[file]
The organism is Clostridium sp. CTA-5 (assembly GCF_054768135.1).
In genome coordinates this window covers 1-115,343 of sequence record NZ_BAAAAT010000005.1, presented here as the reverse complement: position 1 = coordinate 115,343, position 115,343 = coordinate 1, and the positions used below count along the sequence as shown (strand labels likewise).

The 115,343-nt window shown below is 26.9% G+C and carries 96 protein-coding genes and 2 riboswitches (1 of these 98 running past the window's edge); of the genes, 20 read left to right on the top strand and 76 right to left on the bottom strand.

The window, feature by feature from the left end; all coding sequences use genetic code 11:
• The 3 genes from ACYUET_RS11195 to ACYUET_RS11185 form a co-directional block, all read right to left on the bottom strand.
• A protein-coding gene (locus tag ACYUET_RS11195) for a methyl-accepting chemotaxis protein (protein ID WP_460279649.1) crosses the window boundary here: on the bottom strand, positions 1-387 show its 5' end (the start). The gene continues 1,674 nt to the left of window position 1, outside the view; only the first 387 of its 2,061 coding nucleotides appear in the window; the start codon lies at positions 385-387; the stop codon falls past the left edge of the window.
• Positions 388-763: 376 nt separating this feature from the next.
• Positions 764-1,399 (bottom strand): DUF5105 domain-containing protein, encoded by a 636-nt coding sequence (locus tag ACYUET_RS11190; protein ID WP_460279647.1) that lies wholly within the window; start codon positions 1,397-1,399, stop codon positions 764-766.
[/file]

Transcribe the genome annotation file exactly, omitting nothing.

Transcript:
The organism is Clostridium sp. CTA-5 (assembly GCF_054768135.1).
In genome coordinates this window covers 1-115,343 of sequence record NZ_BAAAAT010000005.1, presented here as the reverse complement: position 1 = coordinate 115,343, position 115,343 = coordinate 1, and the positions used below count along the sequence as shown (strand labels likewise).

The 115,343-nt window shown below is 26.9% G+C and carries 96 protein-coding genes and 2 riboswitches (1 of these 98 running past the window's edge); of the genes, 20 read left to right on the top strand and 76 right to left on the bottom strand.

The window, feature by feature from the left end; all coding sequences use genetic code 11:
• The 3 genes from ACYUET_RS11195 to ACYUET_RS11185 form a co-directional block, all read right to left on the bottom strand.
• A protein-coding gene (locus tag ACYUET_RS11195) for a methyl-accepting chemotaxis protein (protein ID WP_460279649.1) crosses the window boundary here: on the bottom strand, positions 1-387 show its 5' end (the start). The gene continues 1,674 nt to the left of window position 1, outside the view; only the first 387 of its 2,061 coding nucleotides appear in the window; the start codon lies at positions 385-387; the stop codon falls past the left edge of the window.
• Positions 388-763: 376 nt separating this feature from the next.
• Positions 764-1,399 (bottom strand): DUF5105 domain-containing protein, encoded by a 636-nt coding sequence (locus tag ACYUET_RS11190; protein ID WP_460279647.1) that lies wholly within the window; start codon positions 1,397-1,399, stop codon positions 764-766.